Thus, in the scientific interest of establishing a typology of French commercial butt-headedness, I offer, as a public service:
The C’est Ironique Field Guide to the Lesser Retail Species of France
The vast majority of French merchants and shopkeepers are glad to have customers and reflect that fact in their treatment of the public. This guide concerns only the rare and unusual, but in their own way fascinating, mutant breeds who do not fit that description. Such as…
Species: The Shrinking Shirker
Distinguishing attitude: Wishes you had never been born, or, since that can no longer be remedied, had never entered his store
Habitat: Large stores with many employees
Cry: “Whatever it is you want, we don’t have it!”
Sightings in the field:
For DIY enthusiasts, the basement hardware section of the BHV department store is one of the most awe-inspiring sights in France. From plumbing fixtures to electrical components to building materials of every description, it has, literally, everything.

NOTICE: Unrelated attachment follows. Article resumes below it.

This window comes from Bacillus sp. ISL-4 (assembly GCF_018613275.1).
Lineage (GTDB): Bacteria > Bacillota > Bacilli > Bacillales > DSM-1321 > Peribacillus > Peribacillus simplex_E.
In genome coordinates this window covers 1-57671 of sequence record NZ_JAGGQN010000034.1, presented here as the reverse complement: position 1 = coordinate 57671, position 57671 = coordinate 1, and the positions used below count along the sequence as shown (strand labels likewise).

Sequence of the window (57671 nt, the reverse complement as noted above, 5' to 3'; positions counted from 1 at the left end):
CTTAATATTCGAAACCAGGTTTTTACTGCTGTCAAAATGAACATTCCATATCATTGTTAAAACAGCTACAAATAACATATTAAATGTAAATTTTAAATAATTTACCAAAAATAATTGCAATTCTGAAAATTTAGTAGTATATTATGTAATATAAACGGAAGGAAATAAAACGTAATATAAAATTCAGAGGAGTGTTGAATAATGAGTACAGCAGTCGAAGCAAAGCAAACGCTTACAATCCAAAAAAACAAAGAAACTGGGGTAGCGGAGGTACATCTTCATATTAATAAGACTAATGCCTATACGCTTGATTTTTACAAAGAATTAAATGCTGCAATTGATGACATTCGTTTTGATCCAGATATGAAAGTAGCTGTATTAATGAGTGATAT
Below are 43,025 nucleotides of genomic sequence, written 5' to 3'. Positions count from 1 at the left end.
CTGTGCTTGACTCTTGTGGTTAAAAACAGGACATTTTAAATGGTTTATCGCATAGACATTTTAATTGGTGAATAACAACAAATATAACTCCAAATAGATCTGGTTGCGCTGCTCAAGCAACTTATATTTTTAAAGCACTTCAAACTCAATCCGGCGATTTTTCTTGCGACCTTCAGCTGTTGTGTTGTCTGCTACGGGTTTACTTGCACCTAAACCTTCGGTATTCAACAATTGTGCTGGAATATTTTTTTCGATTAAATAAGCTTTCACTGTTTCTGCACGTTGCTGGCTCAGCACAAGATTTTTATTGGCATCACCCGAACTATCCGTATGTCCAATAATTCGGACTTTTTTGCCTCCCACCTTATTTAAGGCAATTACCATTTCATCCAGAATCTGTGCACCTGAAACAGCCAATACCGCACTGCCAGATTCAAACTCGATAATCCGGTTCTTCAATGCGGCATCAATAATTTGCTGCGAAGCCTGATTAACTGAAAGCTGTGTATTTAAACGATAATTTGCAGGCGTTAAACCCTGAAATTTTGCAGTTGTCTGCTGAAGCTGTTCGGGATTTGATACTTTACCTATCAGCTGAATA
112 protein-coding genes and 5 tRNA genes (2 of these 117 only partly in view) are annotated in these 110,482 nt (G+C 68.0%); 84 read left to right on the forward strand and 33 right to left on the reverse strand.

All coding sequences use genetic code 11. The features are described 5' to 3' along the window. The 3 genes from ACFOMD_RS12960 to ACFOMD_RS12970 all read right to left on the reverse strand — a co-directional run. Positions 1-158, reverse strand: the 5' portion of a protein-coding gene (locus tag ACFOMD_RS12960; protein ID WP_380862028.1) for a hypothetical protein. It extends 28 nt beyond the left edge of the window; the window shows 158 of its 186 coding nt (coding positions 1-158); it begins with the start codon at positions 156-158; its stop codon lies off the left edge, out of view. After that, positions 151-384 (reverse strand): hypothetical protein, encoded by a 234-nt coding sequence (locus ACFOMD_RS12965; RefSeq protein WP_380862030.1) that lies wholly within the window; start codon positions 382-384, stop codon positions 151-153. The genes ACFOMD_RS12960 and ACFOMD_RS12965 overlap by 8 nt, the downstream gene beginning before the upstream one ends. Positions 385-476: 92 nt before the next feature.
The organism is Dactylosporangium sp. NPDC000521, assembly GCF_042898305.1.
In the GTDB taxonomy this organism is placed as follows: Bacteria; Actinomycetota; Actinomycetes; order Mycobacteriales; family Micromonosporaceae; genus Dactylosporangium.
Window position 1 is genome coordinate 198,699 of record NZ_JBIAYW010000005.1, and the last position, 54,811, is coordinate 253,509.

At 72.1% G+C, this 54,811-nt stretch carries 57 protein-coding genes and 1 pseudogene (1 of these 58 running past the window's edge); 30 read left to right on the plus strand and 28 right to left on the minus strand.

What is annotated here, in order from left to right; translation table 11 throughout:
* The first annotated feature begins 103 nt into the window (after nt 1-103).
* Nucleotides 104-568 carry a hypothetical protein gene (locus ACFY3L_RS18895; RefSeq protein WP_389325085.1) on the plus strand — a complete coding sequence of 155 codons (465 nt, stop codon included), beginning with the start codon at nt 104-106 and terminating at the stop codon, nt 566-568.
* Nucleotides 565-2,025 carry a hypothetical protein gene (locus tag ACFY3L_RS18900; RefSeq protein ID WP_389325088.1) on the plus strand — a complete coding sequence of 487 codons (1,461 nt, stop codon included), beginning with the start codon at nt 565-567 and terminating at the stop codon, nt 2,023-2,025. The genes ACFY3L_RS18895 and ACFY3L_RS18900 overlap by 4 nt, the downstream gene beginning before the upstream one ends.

Which makes it all the more absurd that so many (not all, but many) of its salespeople claim to have nothing. My experience with BHV (“Bazar de l’Hôtel de Ville”) is that when I need an obscure hardware component, I know for a fact that I will find it there, but I know for another fact that I’m going to have to find it myself.
This has happened to me perhaps 15 times over the years: something breaks in my apartment, I take the broken part to BHV, I find the section that deals in that type of equipment, and I show the thing to an employee. He gives it a quick glance and says (every single time), “We don’t have that,” whereupon I look around, find it (every single time), pay for it and get out of there, vowing never to return (E.S.T.). Until I break another thing that can’t be found anywhere else.